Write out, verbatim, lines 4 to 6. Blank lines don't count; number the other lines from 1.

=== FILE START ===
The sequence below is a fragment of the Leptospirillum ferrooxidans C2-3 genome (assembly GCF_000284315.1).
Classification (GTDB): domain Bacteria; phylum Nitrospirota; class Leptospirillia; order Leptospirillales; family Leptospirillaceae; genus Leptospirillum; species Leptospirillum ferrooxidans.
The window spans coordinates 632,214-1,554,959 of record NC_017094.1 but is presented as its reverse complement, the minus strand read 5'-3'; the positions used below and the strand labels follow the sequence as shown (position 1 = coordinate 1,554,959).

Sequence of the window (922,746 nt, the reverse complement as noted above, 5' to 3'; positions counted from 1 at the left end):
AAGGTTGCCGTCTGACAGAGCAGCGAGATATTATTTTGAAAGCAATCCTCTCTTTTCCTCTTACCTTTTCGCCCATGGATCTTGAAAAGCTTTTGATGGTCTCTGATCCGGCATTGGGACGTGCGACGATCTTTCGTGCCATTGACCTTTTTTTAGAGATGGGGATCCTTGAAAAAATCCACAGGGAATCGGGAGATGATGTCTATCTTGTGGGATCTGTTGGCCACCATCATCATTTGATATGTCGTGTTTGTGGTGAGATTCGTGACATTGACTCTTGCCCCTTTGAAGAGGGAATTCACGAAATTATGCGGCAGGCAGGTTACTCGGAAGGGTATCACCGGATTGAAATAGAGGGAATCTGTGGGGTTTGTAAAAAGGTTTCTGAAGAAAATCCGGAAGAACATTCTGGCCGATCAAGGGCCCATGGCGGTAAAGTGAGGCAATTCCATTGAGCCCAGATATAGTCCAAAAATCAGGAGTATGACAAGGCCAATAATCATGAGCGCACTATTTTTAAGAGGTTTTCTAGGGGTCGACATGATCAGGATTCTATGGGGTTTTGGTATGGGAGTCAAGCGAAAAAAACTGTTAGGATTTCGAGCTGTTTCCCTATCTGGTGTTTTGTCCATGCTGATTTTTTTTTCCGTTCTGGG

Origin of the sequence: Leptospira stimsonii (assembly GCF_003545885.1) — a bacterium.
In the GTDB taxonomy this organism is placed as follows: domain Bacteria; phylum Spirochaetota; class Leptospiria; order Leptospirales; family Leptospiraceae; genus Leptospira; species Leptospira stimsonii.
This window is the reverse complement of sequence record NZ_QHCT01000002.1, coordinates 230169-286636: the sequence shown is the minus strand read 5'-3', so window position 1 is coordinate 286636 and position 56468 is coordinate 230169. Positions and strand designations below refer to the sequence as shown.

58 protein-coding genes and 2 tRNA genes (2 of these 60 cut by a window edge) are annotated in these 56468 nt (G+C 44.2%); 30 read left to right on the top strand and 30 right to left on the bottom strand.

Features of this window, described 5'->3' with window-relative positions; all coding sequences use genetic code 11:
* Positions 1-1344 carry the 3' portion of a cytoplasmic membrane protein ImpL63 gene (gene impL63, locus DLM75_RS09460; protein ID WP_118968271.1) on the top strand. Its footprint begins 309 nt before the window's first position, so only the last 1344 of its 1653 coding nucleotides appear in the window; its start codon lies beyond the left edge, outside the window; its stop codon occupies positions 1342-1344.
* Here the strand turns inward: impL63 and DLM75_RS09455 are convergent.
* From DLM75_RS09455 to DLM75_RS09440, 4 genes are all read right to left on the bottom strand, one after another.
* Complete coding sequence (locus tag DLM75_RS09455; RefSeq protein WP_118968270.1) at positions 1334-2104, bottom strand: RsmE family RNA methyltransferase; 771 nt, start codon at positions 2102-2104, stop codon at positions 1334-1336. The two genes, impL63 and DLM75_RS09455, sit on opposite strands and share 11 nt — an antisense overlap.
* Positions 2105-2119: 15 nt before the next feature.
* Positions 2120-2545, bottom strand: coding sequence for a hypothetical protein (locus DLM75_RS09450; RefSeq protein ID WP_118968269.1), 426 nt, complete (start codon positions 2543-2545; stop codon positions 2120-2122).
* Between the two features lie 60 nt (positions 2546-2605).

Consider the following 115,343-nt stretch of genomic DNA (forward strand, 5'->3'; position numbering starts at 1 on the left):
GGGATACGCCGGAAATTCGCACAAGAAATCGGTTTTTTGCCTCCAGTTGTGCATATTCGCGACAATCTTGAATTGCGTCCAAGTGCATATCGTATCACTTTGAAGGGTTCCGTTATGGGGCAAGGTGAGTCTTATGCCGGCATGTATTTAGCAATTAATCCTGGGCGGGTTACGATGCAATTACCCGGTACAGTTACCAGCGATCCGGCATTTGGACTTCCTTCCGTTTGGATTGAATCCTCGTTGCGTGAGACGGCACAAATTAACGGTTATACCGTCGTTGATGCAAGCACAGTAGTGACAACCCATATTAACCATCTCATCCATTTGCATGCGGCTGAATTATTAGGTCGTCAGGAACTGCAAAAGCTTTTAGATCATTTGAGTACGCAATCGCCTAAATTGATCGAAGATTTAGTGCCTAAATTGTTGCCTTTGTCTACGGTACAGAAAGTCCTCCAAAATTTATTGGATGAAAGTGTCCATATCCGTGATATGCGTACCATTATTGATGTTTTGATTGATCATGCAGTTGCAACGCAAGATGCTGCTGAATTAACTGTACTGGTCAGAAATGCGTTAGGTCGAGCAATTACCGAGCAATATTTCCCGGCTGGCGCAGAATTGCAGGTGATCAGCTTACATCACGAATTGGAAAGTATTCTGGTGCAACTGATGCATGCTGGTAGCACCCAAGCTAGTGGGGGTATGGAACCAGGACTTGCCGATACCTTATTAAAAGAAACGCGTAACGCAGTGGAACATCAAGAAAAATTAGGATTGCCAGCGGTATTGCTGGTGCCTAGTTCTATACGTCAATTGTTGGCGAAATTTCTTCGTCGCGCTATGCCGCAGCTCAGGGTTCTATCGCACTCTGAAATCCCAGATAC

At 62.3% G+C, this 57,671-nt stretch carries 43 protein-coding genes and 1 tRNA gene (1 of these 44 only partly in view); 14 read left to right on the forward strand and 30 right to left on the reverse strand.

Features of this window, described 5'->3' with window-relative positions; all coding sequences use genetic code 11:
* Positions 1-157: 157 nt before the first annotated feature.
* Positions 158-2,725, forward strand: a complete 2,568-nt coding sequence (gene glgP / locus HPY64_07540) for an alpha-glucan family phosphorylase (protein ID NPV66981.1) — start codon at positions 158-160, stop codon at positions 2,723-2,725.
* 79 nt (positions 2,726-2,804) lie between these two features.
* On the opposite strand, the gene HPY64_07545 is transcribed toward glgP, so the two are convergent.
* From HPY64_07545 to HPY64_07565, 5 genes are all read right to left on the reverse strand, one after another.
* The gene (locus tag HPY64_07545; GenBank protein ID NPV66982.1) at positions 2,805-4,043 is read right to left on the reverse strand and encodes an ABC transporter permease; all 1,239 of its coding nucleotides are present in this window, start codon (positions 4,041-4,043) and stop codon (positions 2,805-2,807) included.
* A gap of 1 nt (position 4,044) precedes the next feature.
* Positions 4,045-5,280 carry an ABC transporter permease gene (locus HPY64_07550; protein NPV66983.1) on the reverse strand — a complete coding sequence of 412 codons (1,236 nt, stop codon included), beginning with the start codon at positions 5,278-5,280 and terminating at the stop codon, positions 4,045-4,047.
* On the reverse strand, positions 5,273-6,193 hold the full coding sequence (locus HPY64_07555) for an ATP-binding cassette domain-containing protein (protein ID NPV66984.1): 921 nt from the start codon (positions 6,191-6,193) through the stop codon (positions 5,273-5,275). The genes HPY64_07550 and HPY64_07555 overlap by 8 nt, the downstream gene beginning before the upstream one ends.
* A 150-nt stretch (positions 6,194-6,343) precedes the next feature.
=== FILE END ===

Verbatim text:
Sequence of the window (922,746 nt, the reverse complement as noted above, 5' to 3'; positions counted from 1 at the left end):
AAGGTTGCCGTCTGACAGAGCAGCGAGATATTATTTTGAAAGCAATCCTCTCTTTTCCTCTTACCTTTTCGCCCATGGATCTTGAAAAGCTTTTGATGGTCTCTGATCCGGCATTGGGACGTGCGACGATCTTTCGTGCCATTGACCTTTTTTTAGAGATGGGGATCCTTGAAAAAATCCACAGGGAATCGGGAGATGATGTCTATCTTGTGGGATCTGTTGGCCACCATCATCATTTGATATGTCGTGTTTGTGGTGAGATTCGTGACATTGACTCTTGCCCCTTTGAAGAGGGAATTCACGAAATTATGCGGCAGGCAGGTTACTCGGAAGGGTATCACCGGATTGAAATAGAGGGAATCTGTGGGGTTTGTAAAAAGGTTTCTGAAGAAAATCCGGAAGAACATTCTGGCCGATCAAGGGCCCATGGCGGTAAAGTGAGGCAATTCCATTGAGCCCAGATATAGTCCAAAAATCAGGAGTATGACAAGGCCAATAATCATGAGCGCACTATTTTTAAGAGGTTTTCTAGGGGTCGACATGATCAGGATTCTATGGGGTTTTGGTATGGGAGTCAAGCGAAAAAAACTGTTAGGATTTCGAGCTGTTTCCCTATCTGGTGTTTTGTCCATGCTGATTTTTTTTTCCGTTCTGGG

Origin of the sequence: Leptospira stimsonii (assembly GCF_003545885.1) — a bacterium.